Terry Beasley

"If you have no idea why you’re making the decisions you’re making, you are going to struggle no matter the class. My philosophy is teaching students how to think.”

High School | Math Teacher 


Results from our recent annual Parent Survey reveal that the top reason why parents choose GAC is our high-quality teachers. Math teacher and Department Chair Terry Beasley is a prime example and a reminder of why investing in private Christian education is worthwhile. Fifty percent of his AP Calculus students earn a 5 on the AP exam. Were you to visit his class, this veteran teacher of 21 years might pull out a manila envelope full of notes from former students who discovered something truly remarkable while in his class: how limitless and capable they really were. He keeps these notes for sentimental reasons but also as a way to encourage his current students, especially when they read of students for whom math wasn’t “their thing” but who, as a result of Mr. Beasley’s teaching, were able to succeed at a high level.

One of the funniest questions Mr. Beasley has received about his teaching has come from his international students. They’ve asked him, in a deadpan and confused sort of way, “Mr. Beasley why do you make everything so fun?” Says Mr. Beasley, “It’s much different than anything they’ve experienced in their home country.” His response? “If I have to be here, I’m going to make math fun.” He goes on to explain: “But don’t misunderstand me though. My classes are hard. I’m going to keep the bar here (hold his hand up high), but I’m going to help you get there.” And for good reason. “If you’re just fun and not challenging, the kids don’t grow. If you’re challenging and not fun, the kids don’t enjoy it. If you’re both, kids realize that they can be good at something and that it doesn’t have to be boring. It can be something they look forward to, even if it’s not their favorite subject.”
 
During the course of a school year, Mr. Beasley helps kids find a love for math, but there’s also character that gets built as well. Students become resilient as they work to uncover the “why” behind the work they are doing. And part of that means making mistakes along the way. Mr. Beasley (who thinks of himself as a mathematical coach) is there to help them get over “the fear of the fear” of messing up. “Our kids are so pressured into thinking that they must get A+. ‘I got that wrong. I'm gonna fail’ instead of, ‘I got that wrong. Let me figure out why’. Once you do that, the grade starts to reflect the knowledge.”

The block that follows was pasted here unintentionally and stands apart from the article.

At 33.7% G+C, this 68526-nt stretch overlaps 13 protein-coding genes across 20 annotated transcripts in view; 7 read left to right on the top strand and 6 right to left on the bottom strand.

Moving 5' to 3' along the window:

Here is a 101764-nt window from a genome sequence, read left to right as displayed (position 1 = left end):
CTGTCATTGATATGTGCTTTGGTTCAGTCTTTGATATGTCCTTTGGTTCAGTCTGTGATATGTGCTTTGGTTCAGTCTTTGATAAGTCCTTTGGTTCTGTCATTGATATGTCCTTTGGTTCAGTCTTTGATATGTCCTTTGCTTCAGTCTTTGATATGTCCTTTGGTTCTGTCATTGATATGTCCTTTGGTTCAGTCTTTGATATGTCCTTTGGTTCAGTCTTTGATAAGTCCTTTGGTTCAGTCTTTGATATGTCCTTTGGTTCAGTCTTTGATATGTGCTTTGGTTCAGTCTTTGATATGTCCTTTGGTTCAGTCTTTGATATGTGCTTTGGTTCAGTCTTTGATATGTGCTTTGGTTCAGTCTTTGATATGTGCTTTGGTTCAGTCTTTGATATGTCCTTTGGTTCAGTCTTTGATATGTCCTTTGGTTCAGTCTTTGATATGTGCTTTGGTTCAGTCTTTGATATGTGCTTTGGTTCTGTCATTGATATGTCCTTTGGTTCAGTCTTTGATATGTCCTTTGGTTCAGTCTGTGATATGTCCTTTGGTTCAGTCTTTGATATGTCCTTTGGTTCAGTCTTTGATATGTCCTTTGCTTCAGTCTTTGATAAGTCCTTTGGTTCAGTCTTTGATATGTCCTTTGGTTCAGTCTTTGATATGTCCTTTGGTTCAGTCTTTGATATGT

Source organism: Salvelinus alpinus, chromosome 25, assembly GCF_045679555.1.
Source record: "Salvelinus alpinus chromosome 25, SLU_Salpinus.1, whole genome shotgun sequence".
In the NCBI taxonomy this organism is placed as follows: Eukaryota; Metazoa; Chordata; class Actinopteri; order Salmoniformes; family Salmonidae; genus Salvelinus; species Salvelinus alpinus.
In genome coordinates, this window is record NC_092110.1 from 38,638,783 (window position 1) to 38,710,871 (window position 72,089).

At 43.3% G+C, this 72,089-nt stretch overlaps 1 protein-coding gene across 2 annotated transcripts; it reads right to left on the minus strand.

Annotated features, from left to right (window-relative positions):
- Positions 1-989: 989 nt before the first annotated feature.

“Even if you don’t like calculus, I’m going to help you become a better student. Everything I teach the students about how to approach learning is universal. If you can figure out why or how you do the things you do, it makes preparing for any type of situation so much easier. If you have no idea why you’re making the decisions you’re making, you are going to struggle no matter the class. My philosophy is teaching students how to think.”

Mr. Beasley has a specialist degree in curriculum and instruction and he’s created an entire curriculum with a cumulative approach to pre-calculus and calculus that has paid dividends with his students. He has been selected as a STAR teacher twice and nominated for Teacher of the Year numerous times. But his biggest accomplishment in 21 years? Watching the transformation in his students, year after year, knowing they are becoming the best version of themselves.